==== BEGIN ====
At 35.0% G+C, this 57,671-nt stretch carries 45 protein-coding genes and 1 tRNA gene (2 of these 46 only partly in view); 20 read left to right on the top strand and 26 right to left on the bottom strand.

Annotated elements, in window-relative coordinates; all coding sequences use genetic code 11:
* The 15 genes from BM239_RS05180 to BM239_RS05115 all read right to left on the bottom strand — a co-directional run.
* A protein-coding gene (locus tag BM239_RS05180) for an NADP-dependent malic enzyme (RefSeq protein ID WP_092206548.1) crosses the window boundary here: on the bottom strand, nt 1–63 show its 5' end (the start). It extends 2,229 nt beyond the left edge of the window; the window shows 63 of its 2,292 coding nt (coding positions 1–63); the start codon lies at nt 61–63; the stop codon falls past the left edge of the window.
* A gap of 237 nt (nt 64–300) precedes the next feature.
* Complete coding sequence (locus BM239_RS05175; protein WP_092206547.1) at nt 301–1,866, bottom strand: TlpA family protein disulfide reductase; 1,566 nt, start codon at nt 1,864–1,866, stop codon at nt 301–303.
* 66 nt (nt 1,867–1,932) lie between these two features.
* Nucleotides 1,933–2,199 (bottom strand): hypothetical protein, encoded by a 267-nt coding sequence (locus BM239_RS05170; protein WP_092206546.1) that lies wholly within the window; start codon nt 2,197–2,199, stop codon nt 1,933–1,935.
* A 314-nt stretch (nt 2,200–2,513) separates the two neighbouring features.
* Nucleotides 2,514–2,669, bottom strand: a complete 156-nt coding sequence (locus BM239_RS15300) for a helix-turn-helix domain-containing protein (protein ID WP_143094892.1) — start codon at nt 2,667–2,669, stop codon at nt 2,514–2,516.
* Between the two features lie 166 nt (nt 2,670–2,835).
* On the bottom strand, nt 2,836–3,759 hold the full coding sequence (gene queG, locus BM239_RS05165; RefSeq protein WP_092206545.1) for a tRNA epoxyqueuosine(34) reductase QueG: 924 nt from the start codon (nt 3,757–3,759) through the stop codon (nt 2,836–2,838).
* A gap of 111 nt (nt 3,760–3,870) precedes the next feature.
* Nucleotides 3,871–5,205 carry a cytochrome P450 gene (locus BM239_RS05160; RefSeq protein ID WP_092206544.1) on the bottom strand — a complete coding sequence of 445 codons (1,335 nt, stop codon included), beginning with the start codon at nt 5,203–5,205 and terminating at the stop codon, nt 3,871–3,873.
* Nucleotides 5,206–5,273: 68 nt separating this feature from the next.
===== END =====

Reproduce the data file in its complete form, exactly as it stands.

At 35.0% G+C, this 57,671-nt stretch carries 45 protein-coding genes and 1 tRNA gene (2 of these 46 only partly in view); 20 read left to right on the top strand and 26 right to left on the bottom strand.

Annotated elements, in window-relative coordinates; all coding sequences use genetic code 11:
* The 15 genes from BM239_RS05180 to BM239_RS05115 all read right to left on the bottom strand — a co-directional run.
* A protein-coding gene (locus tag BM239_RS05180) for an NADP-dependent malic enzyme (RefSeq protein ID WP_092206548.1) crosses the window boundary here: on the bottom strand, nt 1–63 show its 5' end (the start). It extends 2,229 nt beyond the left edge of the window; the window shows 63 of its 2,292 coding nt (coding positions 1–63); the start codon lies at nt 61–63; the stop codon falls past the left edge of the window.
* A gap of 237 nt (nt 64–300) precedes the next feature.
* Complete coding sequence (locus BM239_RS05175; protein WP_092206547.1) at nt 301–1,866, bottom strand: TlpA family protein disulfide reductase; 1,566 nt, start codon at nt 1,864–1,866, stop codon at nt 301–303.
* 66 nt (nt 1,867–1,932) lie between these two features.
* Nucleotides 1,933–2,199 (bottom strand): hypothetical protein, encoded by a 267-nt coding sequence (locus BM239_RS05170; protein WP_092206546.1) that lies wholly within the window; start codon nt 2,197–2,199, stop codon nt 1,933–1,935.
* A 314-nt stretch (nt 2,200–2,513) separates the two neighbouring features.
* Nucleotides 2,514–2,669, bottom strand: a complete 156-nt coding sequence (locus BM239_RS15300) for a helix-turn-helix domain-containing protein (protein ID WP_143094892.1) — start codon at nt 2,667–2,669, stop codon at nt 2,514–2,516.
* Between the two features lie 166 nt (nt 2,670–2,835).
* On the bottom strand, nt 2,836–3,759 hold the full coding sequence (gene queG, locus BM239_RS05165; RefSeq protein WP_092206545.1) for a tRNA epoxyqueuosine(34) reductase QueG: 924 nt from the start codon (nt 3,757–3,759) through the stop codon (nt 2,836–2,838).
* A gap of 111 nt (nt 3,760–3,870) precedes the next feature.
* Nucleotides 3,871–5,205 carry a cytochrome P450 gene (locus BM239_RS05160; RefSeq protein ID WP_092206544.1) on the bottom strand — a complete coding sequence of 445 codons (1,335 nt, stop codon included), beginning with the start codon at nt 5,203–5,205 and terminating at the stop codon, nt 3,871–3,873.
* Nucleotides 5,206–5,273: 68 nt separating this feature from the next.